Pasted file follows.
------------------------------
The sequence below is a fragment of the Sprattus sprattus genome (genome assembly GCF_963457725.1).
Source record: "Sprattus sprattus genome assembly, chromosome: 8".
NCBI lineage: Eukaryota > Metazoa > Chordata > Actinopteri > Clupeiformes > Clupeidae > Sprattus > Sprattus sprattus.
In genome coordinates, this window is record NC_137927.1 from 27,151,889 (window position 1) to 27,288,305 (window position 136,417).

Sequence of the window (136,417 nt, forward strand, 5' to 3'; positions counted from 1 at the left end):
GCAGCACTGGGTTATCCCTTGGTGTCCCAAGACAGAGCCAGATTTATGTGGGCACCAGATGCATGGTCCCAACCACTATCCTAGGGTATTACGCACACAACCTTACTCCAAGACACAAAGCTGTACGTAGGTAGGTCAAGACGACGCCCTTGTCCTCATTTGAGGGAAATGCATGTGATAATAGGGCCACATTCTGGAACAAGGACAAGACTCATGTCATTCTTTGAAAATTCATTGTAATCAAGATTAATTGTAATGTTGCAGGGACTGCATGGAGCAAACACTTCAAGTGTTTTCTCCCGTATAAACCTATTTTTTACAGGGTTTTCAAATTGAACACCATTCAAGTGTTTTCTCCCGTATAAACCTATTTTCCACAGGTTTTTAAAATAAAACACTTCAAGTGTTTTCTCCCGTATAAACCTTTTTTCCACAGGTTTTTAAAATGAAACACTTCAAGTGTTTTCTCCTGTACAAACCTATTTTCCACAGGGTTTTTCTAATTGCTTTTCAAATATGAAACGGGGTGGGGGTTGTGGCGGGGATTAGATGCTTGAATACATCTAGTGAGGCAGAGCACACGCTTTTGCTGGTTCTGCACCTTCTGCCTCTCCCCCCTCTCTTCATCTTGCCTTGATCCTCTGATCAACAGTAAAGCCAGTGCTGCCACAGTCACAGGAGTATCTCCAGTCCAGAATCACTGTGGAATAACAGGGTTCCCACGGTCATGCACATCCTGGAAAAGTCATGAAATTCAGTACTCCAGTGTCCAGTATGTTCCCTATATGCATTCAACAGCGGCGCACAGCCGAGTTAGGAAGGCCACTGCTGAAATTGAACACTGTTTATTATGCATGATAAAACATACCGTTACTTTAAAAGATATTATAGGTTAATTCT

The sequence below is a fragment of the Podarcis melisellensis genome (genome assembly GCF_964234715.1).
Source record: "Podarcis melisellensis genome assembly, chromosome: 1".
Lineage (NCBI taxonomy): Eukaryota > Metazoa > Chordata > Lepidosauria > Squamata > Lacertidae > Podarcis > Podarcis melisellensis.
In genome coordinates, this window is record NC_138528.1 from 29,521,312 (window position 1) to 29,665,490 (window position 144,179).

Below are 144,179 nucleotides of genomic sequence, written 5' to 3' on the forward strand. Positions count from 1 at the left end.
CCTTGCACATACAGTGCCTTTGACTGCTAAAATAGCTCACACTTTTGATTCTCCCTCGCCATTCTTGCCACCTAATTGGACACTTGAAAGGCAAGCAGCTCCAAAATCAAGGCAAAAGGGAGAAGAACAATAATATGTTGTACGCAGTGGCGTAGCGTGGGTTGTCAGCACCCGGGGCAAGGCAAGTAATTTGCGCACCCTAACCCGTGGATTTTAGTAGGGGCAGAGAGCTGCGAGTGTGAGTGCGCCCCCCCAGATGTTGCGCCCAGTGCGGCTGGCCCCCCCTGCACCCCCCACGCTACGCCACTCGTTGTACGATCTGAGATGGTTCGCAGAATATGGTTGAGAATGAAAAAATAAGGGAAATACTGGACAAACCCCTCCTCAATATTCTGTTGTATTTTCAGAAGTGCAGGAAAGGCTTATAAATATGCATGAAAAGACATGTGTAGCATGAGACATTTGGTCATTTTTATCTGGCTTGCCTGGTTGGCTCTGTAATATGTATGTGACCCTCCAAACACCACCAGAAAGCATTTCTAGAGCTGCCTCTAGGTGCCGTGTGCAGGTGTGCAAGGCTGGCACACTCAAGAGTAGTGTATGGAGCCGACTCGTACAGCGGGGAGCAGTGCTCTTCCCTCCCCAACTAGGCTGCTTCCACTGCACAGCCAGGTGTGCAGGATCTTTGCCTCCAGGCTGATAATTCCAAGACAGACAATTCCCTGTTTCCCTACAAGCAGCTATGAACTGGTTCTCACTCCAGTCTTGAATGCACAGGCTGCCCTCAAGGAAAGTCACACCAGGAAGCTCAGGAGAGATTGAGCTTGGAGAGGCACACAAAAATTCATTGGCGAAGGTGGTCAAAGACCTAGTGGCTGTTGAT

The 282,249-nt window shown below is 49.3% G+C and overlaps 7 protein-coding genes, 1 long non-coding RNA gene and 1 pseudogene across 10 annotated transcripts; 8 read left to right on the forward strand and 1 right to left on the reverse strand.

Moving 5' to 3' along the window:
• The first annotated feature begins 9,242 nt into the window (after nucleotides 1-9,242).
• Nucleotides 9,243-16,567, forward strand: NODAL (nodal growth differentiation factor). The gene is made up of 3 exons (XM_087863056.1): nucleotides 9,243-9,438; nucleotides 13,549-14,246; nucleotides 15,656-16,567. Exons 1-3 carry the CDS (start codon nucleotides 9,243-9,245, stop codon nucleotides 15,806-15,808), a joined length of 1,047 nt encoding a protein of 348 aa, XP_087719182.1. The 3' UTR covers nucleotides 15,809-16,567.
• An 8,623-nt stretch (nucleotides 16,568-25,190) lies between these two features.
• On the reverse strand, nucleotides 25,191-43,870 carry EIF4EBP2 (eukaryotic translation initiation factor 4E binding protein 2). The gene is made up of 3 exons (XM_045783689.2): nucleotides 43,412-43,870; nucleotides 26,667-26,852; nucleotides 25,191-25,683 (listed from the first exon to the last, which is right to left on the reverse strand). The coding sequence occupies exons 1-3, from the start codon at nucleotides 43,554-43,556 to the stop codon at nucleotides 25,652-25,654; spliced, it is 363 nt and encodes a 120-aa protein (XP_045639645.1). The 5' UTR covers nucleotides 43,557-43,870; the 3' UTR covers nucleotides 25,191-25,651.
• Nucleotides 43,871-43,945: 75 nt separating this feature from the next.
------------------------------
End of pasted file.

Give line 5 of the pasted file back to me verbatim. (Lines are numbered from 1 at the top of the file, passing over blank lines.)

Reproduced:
Sequence of the window (136,417 nt, forward strand, 5' to 3'; positions counted from 1 at the left end):